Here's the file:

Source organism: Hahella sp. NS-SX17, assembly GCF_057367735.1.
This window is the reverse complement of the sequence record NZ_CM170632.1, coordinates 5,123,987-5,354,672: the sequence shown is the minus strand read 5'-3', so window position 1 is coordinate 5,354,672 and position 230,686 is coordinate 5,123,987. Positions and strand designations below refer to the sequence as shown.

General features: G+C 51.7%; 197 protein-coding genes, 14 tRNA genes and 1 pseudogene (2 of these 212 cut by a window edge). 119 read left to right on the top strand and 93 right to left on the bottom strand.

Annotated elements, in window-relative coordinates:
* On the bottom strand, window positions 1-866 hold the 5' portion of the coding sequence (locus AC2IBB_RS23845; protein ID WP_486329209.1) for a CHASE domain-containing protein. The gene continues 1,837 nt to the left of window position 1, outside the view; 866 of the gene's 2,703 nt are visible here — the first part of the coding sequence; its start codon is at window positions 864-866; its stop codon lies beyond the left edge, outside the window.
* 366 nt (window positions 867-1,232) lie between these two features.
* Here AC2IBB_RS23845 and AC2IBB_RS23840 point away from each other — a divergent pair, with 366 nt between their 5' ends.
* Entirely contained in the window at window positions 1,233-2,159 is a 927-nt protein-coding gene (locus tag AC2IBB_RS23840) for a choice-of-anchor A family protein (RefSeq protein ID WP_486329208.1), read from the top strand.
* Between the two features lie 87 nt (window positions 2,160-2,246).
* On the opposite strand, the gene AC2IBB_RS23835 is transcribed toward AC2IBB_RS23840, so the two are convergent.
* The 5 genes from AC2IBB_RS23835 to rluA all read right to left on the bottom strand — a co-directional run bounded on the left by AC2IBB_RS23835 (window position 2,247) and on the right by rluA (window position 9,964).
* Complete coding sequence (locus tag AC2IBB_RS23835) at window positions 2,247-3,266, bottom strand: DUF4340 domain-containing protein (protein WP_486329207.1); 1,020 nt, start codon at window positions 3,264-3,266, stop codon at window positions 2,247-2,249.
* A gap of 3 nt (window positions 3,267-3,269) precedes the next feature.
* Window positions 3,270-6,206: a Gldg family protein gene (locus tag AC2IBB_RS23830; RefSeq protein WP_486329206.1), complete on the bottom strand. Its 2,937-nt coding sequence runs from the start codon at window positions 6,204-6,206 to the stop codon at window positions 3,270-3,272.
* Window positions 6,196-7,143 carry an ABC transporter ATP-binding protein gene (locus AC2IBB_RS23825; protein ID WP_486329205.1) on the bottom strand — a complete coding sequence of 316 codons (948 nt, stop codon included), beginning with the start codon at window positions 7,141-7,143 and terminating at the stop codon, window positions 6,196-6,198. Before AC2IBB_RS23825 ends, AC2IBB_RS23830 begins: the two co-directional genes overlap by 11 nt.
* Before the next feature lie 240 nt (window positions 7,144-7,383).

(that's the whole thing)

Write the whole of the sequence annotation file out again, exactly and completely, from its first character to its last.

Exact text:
Source organism: Hahella sp. NS-SX17, assembly GCF_057367735.1.
This window is the reverse complement of the sequence record NZ_CM170632.1, coordinates 5,123,987-5,354,672: the sequence shown is the minus strand read 5'-3', so window position 1 is coordinate 5,354,672 and position 230,686 is coordinate 5,123,987. Positions and strand designations below refer to the sequence as shown.

General features: G+C 51.7%; 197 protein-coding genes, 14 tRNA genes and 1 pseudogene (2 of these 212 cut by a window edge). 119 read left to right on the top strand and 93 right to left on the bottom strand.

Annotated elements, in window-relative coordinates:
* On the bottom strand, window positions 1-866 hold the 5' portion of the coding sequence (locus AC2IBB_RS23845; protein ID WP_486329209.1) for a CHASE domain-containing protein. The gene continues 1,837 nt to the left of window position 1, outside the view; 866 of the gene's 2,703 nt are visible here — the first part of the coding sequence; its start codon is at window positions 864-866; its stop codon lies beyond the left edge, outside the window.
* 366 nt (window positions 867-1,232) lie between these two features.
* Here AC2IBB_RS23845 and AC2IBB_RS23840 point away from each other — a divergent pair, with 366 nt between their 5' ends.
* Entirely contained in the window at window positions 1,233-2,159 is a 927-nt protein-coding gene (locus tag AC2IBB_RS23840) for a choice-of-anchor A family protein (RefSeq protein ID WP_486329208.1), read from the top strand.
* Between the two features lie 87 nt (window positions 2,160-2,246).
* On the opposite strand, the gene AC2IBB_RS23835 is transcribed toward AC2IBB_RS23840, so the two are convergent.
* The 5 genes from AC2IBB_RS23835 to rluA all read right to left on the bottom strand — a co-directional run bounded on the left by AC2IBB_RS23835 (window position 2,247) and on the right by rluA (window position 9,964).
* Complete coding sequence (locus tag AC2IBB_RS23835) at window positions 2,247-3,266, bottom strand: DUF4340 domain-containing protein (protein WP_486329207.1); 1,020 nt, start codon at window positions 3,264-3,266, stop codon at window positions 2,247-2,249.
* A gap of 3 nt (window positions 3,267-3,269) precedes the next feature.
* Window positions 3,270-6,206: a Gldg family protein gene (locus tag AC2IBB_RS23830; RefSeq protein WP_486329206.1), complete on the bottom strand. Its 2,937-nt coding sequence runs from the start codon at window positions 6,204-6,206 to the stop codon at window positions 3,270-3,272.
* Window positions 6,196-7,143 carry an ABC transporter ATP-binding protein gene (locus AC2IBB_RS23825; protein ID WP_486329205.1) on the bottom strand — a complete coding sequence of 316 codons (948 nt, stop codon included), beginning with the start codon at window positions 7,141-7,143 and terminating at the stop codon, window positions 6,196-6,198. Before AC2IBB_RS23825 ends, AC2IBB_RS23830 begins: the two co-directional genes overlap by 11 nt.
* Before the next feature lie 240 nt (window positions 7,144-7,383).